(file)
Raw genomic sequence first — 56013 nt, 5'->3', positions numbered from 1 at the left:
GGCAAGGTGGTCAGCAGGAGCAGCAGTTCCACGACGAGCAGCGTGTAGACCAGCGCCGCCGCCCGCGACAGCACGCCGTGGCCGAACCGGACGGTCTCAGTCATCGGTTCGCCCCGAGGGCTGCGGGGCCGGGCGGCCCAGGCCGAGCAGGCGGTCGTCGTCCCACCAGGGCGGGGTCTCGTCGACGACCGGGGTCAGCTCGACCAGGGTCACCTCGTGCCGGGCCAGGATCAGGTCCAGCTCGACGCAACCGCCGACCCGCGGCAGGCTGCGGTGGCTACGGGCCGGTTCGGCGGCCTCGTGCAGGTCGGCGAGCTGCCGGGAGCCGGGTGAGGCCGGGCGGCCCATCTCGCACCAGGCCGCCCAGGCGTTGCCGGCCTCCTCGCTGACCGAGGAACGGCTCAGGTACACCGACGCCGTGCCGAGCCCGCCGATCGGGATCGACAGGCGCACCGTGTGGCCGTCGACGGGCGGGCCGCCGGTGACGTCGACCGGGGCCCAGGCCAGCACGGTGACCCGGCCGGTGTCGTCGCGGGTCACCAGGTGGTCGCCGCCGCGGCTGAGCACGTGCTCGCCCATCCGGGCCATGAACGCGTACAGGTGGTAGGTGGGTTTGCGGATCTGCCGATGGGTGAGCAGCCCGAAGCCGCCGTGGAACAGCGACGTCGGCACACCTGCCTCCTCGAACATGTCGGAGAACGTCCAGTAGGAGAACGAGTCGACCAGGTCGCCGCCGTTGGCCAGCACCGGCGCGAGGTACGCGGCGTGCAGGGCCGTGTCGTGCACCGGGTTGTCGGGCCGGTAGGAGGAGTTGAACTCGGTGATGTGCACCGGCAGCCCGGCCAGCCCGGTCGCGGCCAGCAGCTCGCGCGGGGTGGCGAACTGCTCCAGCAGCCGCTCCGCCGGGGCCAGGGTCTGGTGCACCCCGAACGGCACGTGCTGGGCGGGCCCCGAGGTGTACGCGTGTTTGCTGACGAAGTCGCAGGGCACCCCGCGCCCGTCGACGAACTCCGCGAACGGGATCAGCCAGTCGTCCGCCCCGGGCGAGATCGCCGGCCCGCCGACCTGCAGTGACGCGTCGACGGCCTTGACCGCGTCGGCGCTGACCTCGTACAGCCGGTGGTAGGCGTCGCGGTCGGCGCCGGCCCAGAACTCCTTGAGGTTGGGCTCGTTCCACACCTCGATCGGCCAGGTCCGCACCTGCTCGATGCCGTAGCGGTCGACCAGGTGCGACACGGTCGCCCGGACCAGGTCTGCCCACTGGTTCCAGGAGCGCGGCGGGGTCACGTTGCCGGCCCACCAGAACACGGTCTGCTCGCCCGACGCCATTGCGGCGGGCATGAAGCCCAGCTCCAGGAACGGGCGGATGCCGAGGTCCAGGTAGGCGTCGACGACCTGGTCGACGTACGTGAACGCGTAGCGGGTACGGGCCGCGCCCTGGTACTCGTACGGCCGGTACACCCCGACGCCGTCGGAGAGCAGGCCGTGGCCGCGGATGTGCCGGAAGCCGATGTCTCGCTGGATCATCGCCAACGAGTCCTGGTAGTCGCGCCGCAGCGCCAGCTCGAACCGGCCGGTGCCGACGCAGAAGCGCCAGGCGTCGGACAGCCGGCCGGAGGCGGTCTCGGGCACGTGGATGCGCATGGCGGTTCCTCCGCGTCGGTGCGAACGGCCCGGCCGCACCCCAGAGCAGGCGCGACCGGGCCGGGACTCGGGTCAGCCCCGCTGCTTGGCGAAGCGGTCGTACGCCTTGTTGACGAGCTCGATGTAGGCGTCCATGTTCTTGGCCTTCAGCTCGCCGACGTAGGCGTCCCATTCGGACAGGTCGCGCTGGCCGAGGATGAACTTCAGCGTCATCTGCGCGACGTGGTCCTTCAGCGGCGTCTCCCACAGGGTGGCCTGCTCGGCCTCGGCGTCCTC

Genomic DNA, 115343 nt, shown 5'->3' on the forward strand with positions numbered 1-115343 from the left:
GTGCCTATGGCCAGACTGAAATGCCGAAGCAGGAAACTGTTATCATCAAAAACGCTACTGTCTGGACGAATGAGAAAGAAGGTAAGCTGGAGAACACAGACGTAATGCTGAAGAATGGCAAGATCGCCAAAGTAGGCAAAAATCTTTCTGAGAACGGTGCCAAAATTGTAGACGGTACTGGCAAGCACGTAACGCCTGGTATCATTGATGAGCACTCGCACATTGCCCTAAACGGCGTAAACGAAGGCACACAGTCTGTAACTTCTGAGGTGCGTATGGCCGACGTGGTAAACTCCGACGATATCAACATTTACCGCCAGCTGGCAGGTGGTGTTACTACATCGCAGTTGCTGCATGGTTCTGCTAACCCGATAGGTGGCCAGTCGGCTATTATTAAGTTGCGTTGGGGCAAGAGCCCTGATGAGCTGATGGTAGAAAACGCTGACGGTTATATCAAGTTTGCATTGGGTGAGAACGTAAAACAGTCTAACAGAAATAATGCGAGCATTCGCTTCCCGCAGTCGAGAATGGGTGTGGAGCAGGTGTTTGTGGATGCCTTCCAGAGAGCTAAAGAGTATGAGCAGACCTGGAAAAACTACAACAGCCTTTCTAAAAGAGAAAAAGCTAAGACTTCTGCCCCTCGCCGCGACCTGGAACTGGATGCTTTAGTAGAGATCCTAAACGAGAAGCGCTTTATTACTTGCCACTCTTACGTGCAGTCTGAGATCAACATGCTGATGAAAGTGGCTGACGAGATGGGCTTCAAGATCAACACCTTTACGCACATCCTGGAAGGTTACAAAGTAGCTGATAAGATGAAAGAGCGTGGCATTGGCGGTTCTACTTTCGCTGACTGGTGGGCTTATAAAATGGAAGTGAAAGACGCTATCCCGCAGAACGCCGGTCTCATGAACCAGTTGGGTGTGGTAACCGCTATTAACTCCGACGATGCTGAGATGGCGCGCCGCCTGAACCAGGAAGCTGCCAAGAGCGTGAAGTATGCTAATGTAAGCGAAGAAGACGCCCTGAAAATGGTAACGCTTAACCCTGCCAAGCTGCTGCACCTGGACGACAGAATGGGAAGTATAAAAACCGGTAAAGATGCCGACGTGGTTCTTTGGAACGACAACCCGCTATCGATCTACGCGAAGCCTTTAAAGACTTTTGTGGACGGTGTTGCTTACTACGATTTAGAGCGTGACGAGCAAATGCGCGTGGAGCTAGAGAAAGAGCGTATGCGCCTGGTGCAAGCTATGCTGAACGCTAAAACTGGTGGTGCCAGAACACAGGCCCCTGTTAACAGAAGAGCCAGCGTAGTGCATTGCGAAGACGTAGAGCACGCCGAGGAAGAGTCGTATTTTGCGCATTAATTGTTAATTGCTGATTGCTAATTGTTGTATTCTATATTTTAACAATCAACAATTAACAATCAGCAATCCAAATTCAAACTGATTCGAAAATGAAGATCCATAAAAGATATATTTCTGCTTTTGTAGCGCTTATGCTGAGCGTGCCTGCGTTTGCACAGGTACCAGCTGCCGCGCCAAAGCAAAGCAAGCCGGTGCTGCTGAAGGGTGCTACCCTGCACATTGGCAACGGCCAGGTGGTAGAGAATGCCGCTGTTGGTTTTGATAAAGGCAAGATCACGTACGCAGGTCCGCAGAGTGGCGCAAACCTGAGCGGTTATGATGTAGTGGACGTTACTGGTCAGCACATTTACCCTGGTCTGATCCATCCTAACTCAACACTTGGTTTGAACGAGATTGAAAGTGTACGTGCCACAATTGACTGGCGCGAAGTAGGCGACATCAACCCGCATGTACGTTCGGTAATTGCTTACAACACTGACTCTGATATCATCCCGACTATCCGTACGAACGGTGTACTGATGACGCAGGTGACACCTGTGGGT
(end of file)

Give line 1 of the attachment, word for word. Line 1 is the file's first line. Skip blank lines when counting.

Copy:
Raw genomic sequence first — 56013 nt, 5'->3', positions numbered from 1 at the left: